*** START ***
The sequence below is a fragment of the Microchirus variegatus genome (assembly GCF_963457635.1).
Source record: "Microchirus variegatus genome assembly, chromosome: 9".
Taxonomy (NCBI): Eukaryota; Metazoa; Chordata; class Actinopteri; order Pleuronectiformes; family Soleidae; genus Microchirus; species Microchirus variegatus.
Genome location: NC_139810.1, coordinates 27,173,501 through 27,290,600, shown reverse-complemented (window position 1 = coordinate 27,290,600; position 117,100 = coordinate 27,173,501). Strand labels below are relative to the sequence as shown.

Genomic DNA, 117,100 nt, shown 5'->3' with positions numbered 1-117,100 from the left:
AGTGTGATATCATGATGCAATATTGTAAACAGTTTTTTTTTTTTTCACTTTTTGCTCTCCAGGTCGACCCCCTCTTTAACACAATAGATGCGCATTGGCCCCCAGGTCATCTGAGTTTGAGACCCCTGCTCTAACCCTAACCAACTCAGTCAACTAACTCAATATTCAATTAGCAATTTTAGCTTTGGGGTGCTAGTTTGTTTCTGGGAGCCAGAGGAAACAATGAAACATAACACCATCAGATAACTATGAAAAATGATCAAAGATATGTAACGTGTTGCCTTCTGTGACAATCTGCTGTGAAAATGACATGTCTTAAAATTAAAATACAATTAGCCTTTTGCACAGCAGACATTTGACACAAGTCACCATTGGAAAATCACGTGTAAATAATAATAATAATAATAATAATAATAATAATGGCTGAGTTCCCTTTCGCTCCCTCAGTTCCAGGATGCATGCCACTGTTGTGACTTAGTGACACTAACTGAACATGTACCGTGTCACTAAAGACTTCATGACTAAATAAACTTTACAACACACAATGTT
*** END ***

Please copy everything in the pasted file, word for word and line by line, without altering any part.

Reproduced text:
The sequence below is a fragment of the Microchirus variegatus genome (assembly GCF_963457635.1).
Source record: "Microchirus variegatus genome assembly, chromosome: 9".
Taxonomy (NCBI): Eukaryota; Metazoa; Chordata; class Actinopteri; order Pleuronectiformes; family Soleidae; genus Microchirus; species Microchirus variegatus.
Genome location: NC_139810.1, coordinates 27,173,501 through 27,290,600, shown reverse-complemented (window position 1 = coordinate 27,290,600; position 117,100 = coordinate 27,173,501). Strand labels below are relative to the sequence as shown.

Genomic DNA, 117,100 nt, shown 5'->3' with positions numbered 1-117,100 from the left:
AGTGTGATATCATGATGCAATATTGTAAACAGTTTTTTTTTTTTTCACTTTTTGCTCTCCAGGTCGACCCCCTCTTTAACACAATAGATGCGCATTGGCCCCCAGGTCATCTGAGTTTGAGACCCCTGCTCTAACCCTAACCAACTCAGTCAACTAACTCAATATTCAATTAGCAATTTTAGCTTTGGGGTGCTAGTTTGTTTCTGGGAGCCAGAGGAAACAATGAAACATAACACCATCAGATAACTATGAAAAATGATCAAAGATATGTAACGTGTTGCCTTCTGTGACAATCTGCTGTGAAAATGACATGTCTTAAAATTAAAATACAATTAGCCTTTTGCACAGCAGACATTTGACACAAGTCACCATTGGAAAATCACGTGTAAATAATAATAATAATAATAATAATAATAATAATGGCTGAGTTCCCTTTCGCTCCCTCAGTTCCAGGATGCATGCCACTGTTGTGACTTAGTGACACTAACTGAACATGTACCGTGTCACTAAAGACTTCATGACTAAATAAACTTTACAACACACAATGTT